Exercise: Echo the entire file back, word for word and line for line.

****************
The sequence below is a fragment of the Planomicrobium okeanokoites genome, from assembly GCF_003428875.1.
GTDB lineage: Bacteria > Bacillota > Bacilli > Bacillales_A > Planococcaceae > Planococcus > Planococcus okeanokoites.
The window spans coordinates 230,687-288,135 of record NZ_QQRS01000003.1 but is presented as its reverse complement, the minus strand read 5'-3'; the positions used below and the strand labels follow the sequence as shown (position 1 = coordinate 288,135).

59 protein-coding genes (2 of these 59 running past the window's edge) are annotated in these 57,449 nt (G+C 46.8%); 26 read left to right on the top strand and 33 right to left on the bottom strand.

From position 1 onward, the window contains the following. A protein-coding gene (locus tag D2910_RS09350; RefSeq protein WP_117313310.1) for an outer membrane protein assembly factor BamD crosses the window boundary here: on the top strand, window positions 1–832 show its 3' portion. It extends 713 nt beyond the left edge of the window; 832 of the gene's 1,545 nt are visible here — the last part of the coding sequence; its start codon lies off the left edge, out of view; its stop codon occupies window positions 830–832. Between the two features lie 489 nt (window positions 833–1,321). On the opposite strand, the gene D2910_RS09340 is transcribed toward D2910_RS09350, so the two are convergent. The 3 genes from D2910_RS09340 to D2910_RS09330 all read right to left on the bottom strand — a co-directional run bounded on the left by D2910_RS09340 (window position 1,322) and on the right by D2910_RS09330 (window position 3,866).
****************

The sequence below is a fragment of the Planomicrobium okeanokoites genome, from assembly GCF_003428875.1.
GTDB lineage: Bacteria > Bacillota > Bacilli > Bacillales_A > Planococcaceae > Planococcus > Planococcus okeanokoites.
The window spans coordinates 230,687-288,135 of record NZ_QQRS01000003.1 but is presented as its reverse complement, the minus strand read 5'-3'; the positions used below and the strand labels follow the sequence as shown (position 1 = coordinate 288,135).

59 protein-coding genes (2 of these 59 running past the window's edge) are annotated in these 57,449 nt (G+C 46.8%); 26 read left to right on the top strand and 33 right to left on the bottom strand.

From position 1 onward, the window contains the following. A protein-coding gene (locus tag D2910_RS09350; RefSeq protein WP_117313310.1) for an outer membrane protein assembly factor BamD crosses the window boundary here: on the top strand, window positions 1–832 show its 3' portion. It extends 713 nt beyond the left edge of the window; 832 of the gene's 1,545 nt are visible here — the last part of the coding sequence; its start codon lies off the left edge, out of view; its stop codon occupies window positions 830–832. Between the two features lie 489 nt (window positions 833–1,321). On the opposite strand, the gene D2910_RS09340 is transcribed toward D2910_RS09350, so the two are convergent. The 3 genes from D2910_RS09340 to D2910_RS09330 all read right to left on the bottom strand — a co-directional run bounded on the left by D2910_RS09340 (window position 1,322) and on the right by D2910_RS09330 (window position 3,866).